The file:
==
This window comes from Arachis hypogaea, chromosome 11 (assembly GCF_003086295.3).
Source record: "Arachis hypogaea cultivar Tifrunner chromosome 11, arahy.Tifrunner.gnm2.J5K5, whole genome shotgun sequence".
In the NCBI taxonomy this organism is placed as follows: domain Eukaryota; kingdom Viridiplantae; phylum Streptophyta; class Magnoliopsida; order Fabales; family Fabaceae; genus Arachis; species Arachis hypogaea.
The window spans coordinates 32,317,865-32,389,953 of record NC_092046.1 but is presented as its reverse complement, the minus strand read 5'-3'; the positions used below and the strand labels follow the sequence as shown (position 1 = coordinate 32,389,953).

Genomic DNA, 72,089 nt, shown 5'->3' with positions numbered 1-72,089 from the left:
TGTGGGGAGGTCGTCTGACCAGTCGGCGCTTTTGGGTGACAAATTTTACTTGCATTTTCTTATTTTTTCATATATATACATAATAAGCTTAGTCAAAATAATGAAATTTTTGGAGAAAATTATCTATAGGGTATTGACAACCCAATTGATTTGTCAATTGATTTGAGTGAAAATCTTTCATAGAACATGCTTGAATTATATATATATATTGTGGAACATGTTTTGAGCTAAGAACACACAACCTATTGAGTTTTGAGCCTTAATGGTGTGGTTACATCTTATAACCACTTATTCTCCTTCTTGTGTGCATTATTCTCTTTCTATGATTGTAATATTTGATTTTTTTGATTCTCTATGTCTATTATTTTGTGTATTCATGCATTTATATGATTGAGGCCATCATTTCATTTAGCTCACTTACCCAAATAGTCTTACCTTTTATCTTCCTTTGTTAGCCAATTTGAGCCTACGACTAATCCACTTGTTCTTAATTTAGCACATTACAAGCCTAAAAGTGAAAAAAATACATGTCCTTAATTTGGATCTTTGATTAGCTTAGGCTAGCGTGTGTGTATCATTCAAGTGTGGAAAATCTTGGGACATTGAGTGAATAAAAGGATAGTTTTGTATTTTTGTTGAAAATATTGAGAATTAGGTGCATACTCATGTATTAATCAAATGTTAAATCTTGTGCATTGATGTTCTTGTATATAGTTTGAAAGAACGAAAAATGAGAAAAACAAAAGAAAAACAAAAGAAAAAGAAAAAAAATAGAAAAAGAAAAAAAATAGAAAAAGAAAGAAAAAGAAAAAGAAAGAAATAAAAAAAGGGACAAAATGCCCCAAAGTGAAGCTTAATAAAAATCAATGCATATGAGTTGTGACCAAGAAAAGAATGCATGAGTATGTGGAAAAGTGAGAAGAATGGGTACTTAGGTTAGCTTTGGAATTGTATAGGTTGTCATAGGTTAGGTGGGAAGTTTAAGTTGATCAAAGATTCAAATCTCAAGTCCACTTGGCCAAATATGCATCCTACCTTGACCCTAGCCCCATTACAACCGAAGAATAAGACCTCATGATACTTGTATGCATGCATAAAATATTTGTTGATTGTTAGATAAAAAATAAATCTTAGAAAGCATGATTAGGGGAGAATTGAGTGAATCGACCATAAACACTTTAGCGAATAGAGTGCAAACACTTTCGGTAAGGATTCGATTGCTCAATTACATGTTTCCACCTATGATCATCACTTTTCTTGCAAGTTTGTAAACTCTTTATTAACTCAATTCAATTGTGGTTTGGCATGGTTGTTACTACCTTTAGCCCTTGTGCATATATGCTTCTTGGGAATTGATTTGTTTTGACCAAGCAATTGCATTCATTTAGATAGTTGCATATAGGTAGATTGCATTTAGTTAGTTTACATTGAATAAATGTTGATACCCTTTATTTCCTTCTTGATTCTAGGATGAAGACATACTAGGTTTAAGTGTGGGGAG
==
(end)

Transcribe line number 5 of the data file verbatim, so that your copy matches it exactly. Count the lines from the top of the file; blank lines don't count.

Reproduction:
Genomic DNA, 72,089 nt, shown 5'->3' with positions numbered 1-72,089 from the left: